the information that the datagram is to be dropped if the Flow Label
is unknown or could contain the flow state the router should have.
There is clearly room here for experimentation with option design.
Flushing Old Flow Labels
The flow mechanism assumes that state associated with a given Flow
Label is somehow deposited in routers, so they know how to handle
datagrams that carry the Flow Label. A serious problem is how to
flush Flow Labels that are no longer being used (stale Flow Labels)
from the routers.
Stale Flow Labels can happen a number of ways, even if we assume that
the source always sends a message deleting a Flow Label when the
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source finishes using a Flow. An internet may have partioned since
the flow was created. Or the deletion message may be lost before
reaching all routers. Furthermore, the source may crash before it
can send out a Flow Label deletion message. The point here is that
we cannot expect the source (or, for the same reasons, a third party)
always to clear out stale Flow Labels. Rather, routers will have to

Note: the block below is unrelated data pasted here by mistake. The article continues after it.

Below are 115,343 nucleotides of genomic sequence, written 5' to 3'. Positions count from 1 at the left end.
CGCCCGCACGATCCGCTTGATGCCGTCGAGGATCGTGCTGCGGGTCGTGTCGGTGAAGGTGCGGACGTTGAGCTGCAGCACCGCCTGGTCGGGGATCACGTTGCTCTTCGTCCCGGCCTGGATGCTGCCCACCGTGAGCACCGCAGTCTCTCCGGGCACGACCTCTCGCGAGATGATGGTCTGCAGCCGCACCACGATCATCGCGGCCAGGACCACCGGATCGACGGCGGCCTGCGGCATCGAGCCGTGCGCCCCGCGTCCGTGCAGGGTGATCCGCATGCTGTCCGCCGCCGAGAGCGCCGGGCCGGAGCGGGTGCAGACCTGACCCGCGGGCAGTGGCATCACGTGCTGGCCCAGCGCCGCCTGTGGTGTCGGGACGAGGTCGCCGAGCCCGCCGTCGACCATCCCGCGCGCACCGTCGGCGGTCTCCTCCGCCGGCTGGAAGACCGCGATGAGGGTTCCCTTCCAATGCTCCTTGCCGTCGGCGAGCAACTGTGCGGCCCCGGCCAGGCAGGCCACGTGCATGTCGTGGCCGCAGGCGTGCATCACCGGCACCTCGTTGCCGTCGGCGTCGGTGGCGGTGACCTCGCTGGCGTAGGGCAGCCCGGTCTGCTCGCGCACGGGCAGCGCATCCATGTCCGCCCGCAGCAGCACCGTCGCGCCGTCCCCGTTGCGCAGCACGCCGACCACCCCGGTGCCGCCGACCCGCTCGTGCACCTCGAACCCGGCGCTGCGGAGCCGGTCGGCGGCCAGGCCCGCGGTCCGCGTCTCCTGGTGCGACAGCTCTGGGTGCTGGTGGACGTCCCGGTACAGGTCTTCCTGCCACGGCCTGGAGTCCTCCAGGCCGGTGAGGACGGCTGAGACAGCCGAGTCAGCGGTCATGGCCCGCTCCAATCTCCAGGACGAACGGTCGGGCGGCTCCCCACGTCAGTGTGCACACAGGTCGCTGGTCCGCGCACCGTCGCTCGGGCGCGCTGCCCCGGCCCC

find some mechanism to flush Flow Labels themselves.
The obvious mechanism is to use a timer. Routers should discard Flow
Labels whose state has not been refreshed within some period of time.
At the same time, a source that crashes must observe a quiet time,
during which it creates no flows, until it knows that all Flow Labels
from its previous life must have expired. (Sources can avoid quiet
time restrictions by keeping information about active Flow Labels in
stable storage that survives crashes). This is precisely how TCP
initial sequence numbers are managed and it seems the same mechanism
should work well for Flow Labels.
Exactly how the Flow Label and its state should be refreshed needs
some study. There are two obvious options. The source could
periodically send out a special refresh message (such as an RSVP Path
message) to explicitly refresh the Flow Label and its state. Or, the
router could treat every datagram that carries the Flow Label as an
implicit refresh or sources could send explicit refresh options. The
choice is between periodically handling a special update message and
doing an extra computation on each datagram (namely noting in the
Flow Label's entry that the Flow Label has been refreshed).
Which Datagrams Should Carry (Non-Zero) Flow Labels?
Interestingly, this is the problem on which the least progress has
There were some points of basic agreement. Small exchanges of data
should have a zero Flow Label, because it is not worth creating a
flow for a few datagrams. Real-time flows must obviously always have
a Flow Label, since flows are a primary reason Flow Labels were
created. The issue is what to do with peers sending large amounts of
best effort traffic (e.g., TCP connections). Some people want all
long-term TCP connections to use Flow Labels, others do not.
The argument in favor of using Flow Labels on individual TCP
connections is that even if the source does not request special